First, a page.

Hospitals, cities, schools and social agencies all have a stake in the outcome of a legal fight over Gov. Tim Pawlenty's power to cut their budgets.
But whether they join the battle depends on a variety of considerations, including one intangible: fear of reprisal.
Organizations and government agencies that depend on state money are mindful that they could win a court battle over Pawlenty's unconventional budget cuts, but suffer more conventional cuts by the governor later.
"I could certainly understand why institutions or organizations would be reluctant to sue the governor because of concerns regarding retaliation in the future," said Dr. Michael Belzer, the medical director of Hennepin County Medical Center, which was hurt by cuts in subsidized care.
"There's always that possibility in the political realm that, I suppose, you could be penalized for acting," said Gary Carlson, a lobbyist for the League of Minnesota Cities.
Pawlenty spokesman Brian McClung said Wednesday that there would be no such retaliation.
"If we cut anybody's budget or funding, it won't be in retaliation for a lawsuit," McClung said. "It will be because Governor Pawlenty is fighting to force government to live within its means."
Carlson said a bigger concern is that a series of suits that succeeded in nullifying Pawlenty's budget cuts could become merely symbolic victories. Because restoring Pawlenty's cuts, known as unallotments, might swell the projected budget deficit from $1.2 billion to $3.9 billion, creating pressure for even more cuts in the near future.
"And we're right back where we were and we've spent hundreds of thousands of dollars in litigation," Carlson said.
More suits possible
Organizations began assessing strategy after Ramsey County District Judge Kathleen Gearin ruled last week that Pawlenty overstepped his authority last year when he cut $2.7 billion on his own after the Legislature had adjourned.
The case involved a suit filed by recipients of a $5.3 million nutrition program for impoverished Minnesotans, but the ruling has potentially wider consequences.
Gearin said the unallotment law is intended to allow a governor to cut the budget when faced with an unanticipated emergency, not the expected shortfall Pawlenty faced in 2009.
Carlson said the recent disclosure of a projected $1.2 billion deficit could give Pawlenty the power under Gearin's ruling to unallot soon. That could make cities more vulnerable.
"The governor's not signing tax increases," said Carlson. "It's going to mean deep cuts throughout the state budget and probably deep cuts for cities and counties."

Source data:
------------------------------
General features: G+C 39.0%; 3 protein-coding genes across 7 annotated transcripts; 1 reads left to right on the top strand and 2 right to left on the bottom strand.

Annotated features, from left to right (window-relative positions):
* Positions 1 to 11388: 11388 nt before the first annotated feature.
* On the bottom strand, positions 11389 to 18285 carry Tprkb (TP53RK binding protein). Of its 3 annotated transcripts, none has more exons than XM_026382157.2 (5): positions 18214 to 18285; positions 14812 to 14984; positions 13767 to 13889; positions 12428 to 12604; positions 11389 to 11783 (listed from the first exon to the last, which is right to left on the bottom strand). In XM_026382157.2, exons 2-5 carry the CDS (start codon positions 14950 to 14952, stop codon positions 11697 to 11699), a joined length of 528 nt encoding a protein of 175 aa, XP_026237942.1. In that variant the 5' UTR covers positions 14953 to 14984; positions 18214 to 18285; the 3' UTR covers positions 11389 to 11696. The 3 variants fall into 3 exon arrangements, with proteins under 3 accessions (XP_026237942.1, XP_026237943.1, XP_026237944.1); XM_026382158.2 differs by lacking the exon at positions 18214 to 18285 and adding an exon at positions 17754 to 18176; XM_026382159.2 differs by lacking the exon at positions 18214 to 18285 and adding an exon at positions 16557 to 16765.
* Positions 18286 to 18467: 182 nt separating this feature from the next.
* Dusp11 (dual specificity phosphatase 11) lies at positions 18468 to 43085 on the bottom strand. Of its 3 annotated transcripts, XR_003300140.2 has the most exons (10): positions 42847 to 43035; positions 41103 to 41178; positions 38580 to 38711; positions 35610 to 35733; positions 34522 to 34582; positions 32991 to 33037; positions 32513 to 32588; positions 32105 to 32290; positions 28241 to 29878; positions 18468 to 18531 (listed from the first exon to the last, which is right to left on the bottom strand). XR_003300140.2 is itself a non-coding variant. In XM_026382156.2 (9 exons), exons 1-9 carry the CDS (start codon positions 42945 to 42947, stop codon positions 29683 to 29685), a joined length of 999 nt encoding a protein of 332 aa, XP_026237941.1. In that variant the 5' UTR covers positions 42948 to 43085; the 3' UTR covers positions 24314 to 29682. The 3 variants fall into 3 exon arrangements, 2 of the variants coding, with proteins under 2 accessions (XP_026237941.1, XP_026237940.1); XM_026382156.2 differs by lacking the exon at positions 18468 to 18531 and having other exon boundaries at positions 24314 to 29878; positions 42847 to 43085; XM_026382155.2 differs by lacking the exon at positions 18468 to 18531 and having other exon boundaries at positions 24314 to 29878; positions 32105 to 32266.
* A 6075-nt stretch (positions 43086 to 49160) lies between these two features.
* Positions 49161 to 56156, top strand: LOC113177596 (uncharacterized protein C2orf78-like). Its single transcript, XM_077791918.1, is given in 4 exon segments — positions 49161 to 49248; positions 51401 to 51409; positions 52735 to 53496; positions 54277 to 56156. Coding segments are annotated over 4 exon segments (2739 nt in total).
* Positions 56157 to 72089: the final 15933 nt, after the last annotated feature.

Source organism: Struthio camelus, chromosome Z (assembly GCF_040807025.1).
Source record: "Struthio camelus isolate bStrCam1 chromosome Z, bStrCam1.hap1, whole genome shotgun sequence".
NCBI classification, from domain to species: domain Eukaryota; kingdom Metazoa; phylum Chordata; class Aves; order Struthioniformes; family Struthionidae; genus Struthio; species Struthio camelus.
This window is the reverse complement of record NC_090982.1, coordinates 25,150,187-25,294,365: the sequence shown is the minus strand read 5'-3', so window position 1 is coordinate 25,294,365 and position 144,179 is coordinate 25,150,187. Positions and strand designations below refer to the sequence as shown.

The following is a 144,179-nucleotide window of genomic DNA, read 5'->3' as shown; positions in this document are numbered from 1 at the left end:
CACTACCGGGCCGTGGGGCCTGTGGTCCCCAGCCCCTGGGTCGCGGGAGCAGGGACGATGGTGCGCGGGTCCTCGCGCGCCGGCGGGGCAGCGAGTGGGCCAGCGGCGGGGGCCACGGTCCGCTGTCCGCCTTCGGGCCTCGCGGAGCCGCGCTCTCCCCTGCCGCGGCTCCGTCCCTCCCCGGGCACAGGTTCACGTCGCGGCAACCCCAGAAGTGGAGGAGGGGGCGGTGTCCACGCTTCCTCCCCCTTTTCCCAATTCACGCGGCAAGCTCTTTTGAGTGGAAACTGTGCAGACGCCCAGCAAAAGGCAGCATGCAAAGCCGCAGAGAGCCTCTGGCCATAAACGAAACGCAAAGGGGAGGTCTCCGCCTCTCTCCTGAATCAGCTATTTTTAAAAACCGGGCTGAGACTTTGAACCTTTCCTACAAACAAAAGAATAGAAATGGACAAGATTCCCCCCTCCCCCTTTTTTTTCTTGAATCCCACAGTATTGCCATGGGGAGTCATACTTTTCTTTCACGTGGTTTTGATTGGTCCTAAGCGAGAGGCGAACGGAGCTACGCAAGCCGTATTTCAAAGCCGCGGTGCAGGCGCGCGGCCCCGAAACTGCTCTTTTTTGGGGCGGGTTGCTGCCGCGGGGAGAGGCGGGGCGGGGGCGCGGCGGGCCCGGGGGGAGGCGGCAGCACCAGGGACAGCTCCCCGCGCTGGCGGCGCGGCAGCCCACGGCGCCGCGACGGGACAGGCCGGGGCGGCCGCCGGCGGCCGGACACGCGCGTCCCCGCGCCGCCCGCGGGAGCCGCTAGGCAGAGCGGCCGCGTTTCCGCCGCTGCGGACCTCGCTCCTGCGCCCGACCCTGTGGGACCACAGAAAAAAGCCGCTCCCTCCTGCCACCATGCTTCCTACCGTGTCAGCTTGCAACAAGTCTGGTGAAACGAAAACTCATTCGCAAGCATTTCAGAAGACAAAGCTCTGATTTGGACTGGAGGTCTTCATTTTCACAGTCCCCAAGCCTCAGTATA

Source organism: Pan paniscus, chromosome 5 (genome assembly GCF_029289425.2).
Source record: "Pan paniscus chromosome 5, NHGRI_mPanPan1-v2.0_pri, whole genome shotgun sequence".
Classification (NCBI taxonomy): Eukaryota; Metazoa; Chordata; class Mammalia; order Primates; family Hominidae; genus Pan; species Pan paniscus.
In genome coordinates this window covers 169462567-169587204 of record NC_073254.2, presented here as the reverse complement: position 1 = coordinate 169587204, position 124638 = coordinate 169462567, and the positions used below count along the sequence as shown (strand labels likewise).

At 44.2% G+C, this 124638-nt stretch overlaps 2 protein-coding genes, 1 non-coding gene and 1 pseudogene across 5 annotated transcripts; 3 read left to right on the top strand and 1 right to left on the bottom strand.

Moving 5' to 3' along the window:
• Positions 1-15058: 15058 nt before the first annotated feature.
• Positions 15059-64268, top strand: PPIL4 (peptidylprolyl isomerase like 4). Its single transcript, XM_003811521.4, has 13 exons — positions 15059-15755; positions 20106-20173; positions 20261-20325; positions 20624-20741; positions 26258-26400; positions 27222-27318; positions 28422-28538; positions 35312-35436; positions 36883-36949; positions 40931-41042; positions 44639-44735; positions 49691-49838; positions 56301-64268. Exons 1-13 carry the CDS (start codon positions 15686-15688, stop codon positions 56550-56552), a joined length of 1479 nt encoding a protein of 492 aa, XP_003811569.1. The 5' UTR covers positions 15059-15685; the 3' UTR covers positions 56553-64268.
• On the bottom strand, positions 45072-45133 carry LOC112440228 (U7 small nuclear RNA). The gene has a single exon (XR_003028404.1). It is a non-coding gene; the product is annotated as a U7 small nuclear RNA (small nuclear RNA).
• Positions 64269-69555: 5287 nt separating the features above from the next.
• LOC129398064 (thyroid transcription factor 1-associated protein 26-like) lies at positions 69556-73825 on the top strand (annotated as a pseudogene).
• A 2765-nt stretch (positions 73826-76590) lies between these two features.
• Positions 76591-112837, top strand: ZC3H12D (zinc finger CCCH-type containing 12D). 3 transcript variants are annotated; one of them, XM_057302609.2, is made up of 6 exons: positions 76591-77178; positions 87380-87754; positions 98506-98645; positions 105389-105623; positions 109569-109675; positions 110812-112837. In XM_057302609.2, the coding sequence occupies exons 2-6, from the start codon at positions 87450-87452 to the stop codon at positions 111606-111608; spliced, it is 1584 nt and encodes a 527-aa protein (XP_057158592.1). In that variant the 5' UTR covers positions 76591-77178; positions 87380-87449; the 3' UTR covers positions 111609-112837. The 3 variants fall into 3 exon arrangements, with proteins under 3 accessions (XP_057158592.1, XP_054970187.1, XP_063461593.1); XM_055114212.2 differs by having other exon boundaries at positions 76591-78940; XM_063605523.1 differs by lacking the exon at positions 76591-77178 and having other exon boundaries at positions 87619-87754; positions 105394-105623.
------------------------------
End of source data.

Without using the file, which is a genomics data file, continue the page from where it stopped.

League of Minnesota Cities officials will meet this month to discuss a possible suit.
Pawlenty's $2.7 billion in unallotments included $1.8 billion in delayed state aid to school districts. Instead of challenging the deferral, Minnesota School Boards Association executive director Bob Meeks said his organization decided a better strategy was to support Pawlenty's push to get the Legislature to ratify them.
"We look at this as a loan ... our helping balance the budget," Meeks said. "And now we would like to get it into law as to how they're going to pay it back."
Hennepin County Medical Center has also decided against filing suit, concluding that it lacks legal standing because the cuts directly affect patients denied subsidized care.
HCMC feared reprisal
Belzer said HCMC was concerned about retaliation when it first considered suing after Pawlenty made the cuts.
"It was certainly part of a discussion ... when the initial idea of taking legal action against the governor for the unallotment was discussed," Belzer said. "We just decided not to do it, and that weighed in the equation."
"It occurred to us," he said of possible retaliation. "So I assume, human nature being human nature, it would occur to other people."
While the unallotments cost HCMC money for subsidized health care, it lost far more funding last year from Pawlenty's conventional line-item.
Others apparently are still considering following the lead of six nutrition program recipients who brought the lawsuit.
"There are a number of governments and organizations that are looking very carefully at joining the Legal Aid lawsuit in which unallotment was ruled to be illegal," said Minneapolis attorney David Lillehaug.
"I have counseled organizations on unallotment," he said, "and the intensity of those inquiries has racheted up in the aftermath of the district court decision."
Pat Doyle • 651-222-1210